On Tuesday, the Cache County Council adopted Resolution 22-16, which set the stage for a renewal of the Recreation, Arts, Parks and Zoos Tax by county voters in November.
CACHE COUNTY – Voters here will be asked to renew Cache County’s Recreation, Arts, Parks and Zoos (RAPZ) Tax this fall.
On Tuesday night, the members of the Cache Council Council voted unanimously to approve Resolution 22-16. That resolution authorized the county to place on the Nov. 8 ballot an optional sales and use tax to fund recreational facilities, arts organizations, parks and zoos.
Council member Gina H. Worthen suggested that it might be time to consider increasing the tax amount, but the time and language of the referendum will be decided at a later date.
This will be the second time that the RAPZ Tax is up for renewal.
Cache County has collected a 1 percent sales tax on prepared food since 1992 to fund support for tourism, recreation and the cultural arts.
The RAPZ (Recreation, Arts, Parks and Zoos) tax — which is a tenth of 1 percent sales tax — was added in 2002 to support capital projects and the operating expenses of local recreational venues.
Since 2002, organizations in Cache County have been awarded more than $64 million in grants.
That included more than $26 million from RAPZ revenues for projects that support recreation, arts, parks and Zootah at Willow Park.
The RAPZ Tax comes up for renewal every 10 years.
Wendi Hassan, the executive director of the Cache Valley Center for the Arts, has been preparing for this year’s reauthorization of the tax.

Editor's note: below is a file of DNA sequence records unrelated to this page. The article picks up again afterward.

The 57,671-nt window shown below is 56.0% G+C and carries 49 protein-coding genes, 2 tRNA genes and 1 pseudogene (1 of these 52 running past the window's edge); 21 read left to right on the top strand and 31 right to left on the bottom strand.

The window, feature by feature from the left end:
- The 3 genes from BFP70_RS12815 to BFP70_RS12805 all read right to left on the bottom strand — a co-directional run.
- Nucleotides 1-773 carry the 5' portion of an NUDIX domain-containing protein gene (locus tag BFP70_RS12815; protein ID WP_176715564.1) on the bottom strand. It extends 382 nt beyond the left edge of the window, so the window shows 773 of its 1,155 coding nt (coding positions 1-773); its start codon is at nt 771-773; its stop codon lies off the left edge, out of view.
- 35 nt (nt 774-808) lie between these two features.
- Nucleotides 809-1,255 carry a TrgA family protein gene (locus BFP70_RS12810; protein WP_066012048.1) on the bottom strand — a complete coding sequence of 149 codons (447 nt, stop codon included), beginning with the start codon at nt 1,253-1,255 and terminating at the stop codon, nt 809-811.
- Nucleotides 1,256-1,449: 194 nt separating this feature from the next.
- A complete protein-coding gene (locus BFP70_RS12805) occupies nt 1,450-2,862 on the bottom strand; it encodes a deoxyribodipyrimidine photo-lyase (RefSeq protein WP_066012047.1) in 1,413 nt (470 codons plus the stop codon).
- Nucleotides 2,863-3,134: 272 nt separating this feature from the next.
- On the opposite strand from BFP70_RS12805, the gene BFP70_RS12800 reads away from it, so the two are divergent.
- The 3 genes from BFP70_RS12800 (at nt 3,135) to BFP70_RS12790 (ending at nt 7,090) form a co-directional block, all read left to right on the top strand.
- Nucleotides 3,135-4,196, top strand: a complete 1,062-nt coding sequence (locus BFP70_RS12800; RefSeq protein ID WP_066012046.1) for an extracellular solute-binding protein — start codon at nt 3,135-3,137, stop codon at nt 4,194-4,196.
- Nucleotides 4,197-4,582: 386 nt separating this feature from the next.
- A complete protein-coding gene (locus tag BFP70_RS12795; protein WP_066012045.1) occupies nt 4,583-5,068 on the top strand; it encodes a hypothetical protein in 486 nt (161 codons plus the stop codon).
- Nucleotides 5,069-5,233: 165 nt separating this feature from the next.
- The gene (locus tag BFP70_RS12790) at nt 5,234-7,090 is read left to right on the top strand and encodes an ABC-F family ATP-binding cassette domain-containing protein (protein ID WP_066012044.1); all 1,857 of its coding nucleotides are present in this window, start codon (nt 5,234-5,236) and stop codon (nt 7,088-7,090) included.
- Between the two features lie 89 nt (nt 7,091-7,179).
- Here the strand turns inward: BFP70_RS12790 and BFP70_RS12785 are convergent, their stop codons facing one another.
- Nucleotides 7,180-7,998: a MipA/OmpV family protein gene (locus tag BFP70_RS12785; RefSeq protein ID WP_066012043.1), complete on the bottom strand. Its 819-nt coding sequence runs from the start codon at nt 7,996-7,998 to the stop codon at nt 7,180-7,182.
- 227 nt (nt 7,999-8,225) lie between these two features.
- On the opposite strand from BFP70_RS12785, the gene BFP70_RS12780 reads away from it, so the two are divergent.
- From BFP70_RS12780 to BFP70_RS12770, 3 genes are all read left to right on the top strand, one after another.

In early June, she reminded all performing arts groups to express gratitude to county voters for their generosity in renewing the tax in 2012.
The CacheARTS organization has also been spearheading an effort to perform an economic impact study of summer visitors here.
At the last performance of the CacheARTS 2021-22 national touring season — the Popovich Comedy Pet Theater – Hassan urged audience members to complete a 13-question survey she distributed.
“This survey is part of a study to measure the economic and social impact of the arts and culture on Cache Valley,” Hassan explained. “This research is being conducted by CacheARTS in partnerships with Americans for the Arts.
“We are already 13 percent of our way to our goal of collecting 800 intercept surveys at events in Cache County,” she added. “But we want to be sure that we are gathering surveys throughout the summer, because those shows have our greatest out-of-the-area impact.”
Summer attractions include Summerfest, productions by Lyric Repertory Company, Utah Festival Opera & Musical Theatre and the Four Seasons Theatre Company and the Cache Valley Cruise-In, among others.
The Cache Valley Center for the Arts is an independent non-profit organization that promotes the use of Cache Valley’s publicly owned cultural arts facilities.
Those facilities include the Ellen Eccles Theatre, the Thatcher-Young Mansion and the Bullen Center.